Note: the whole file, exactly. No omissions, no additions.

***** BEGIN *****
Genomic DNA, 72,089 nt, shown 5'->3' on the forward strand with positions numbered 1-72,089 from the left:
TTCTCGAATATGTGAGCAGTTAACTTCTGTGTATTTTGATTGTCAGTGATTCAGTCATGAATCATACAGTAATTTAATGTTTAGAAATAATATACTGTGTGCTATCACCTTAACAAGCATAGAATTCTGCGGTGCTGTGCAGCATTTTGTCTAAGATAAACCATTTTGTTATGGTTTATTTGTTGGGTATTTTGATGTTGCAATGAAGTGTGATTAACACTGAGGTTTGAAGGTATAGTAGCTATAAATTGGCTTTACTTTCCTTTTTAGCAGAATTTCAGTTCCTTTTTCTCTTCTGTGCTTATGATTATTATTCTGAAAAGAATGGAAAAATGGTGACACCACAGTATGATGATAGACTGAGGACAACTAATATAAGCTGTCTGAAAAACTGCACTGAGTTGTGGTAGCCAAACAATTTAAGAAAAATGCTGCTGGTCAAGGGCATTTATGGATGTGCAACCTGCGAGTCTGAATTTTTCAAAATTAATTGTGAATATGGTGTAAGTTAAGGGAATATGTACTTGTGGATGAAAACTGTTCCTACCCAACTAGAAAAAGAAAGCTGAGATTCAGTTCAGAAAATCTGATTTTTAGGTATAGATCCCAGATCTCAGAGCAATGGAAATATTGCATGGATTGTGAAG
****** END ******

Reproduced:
Genomic DNA, 72,089 nt, shown 5'->3' on the forward strand with positions numbered 1-72,089 from the left:
TTCTCGAATATGTGAGCAGTTAACTTCTGTGTATTTTGATTGTCAGTGATTCAGTCATGAATCATACAGTAATTTAATGTTTAGAAATAATATACTGTGTGCTATCACCTTAACAAGCATAGAATTCTGCGGTGCTGTGCAGCATTTTGTCTAAGATAAACCATTTTGTTATGGTTTATTTGTTGGGTATTTTGATGTTGCAATGAAGTGTGATTAACACTGAGGTTTGAAGGTATAGTAGCTATAAATTGGCTTTACTTTCCTTTTTAGCAGAATTTCAGTTCCTTTTTCTCTTCTGTGCTTATGATTATTATTCTGAAAAGAATGGAAAAATGGTGACACCACAGTATGATGATAGACTGAGGACAACTAATATAAGCTGTCTGAAAAACTGCACTGAGTTGTGGTAGCCAAACAATTTAAGAAAAATGCTGCTGGTCAAGGGCATTTATGGATGTGCAACCTGCGAGTCTGAATTTTTCAAAATTAATTGTGAATATGGTGTAAGTTAAGGGAATATGTACTTGTGGATGAAAACTGTTCCTACCCAACTAGAAAAAGAAAGCTGAGATTCAGTTCAGAAAATCTGATTTTTAGGTATAGATCCCAGATCTCAGAGCAATGGAAATATTGCATGGATTGTGAAG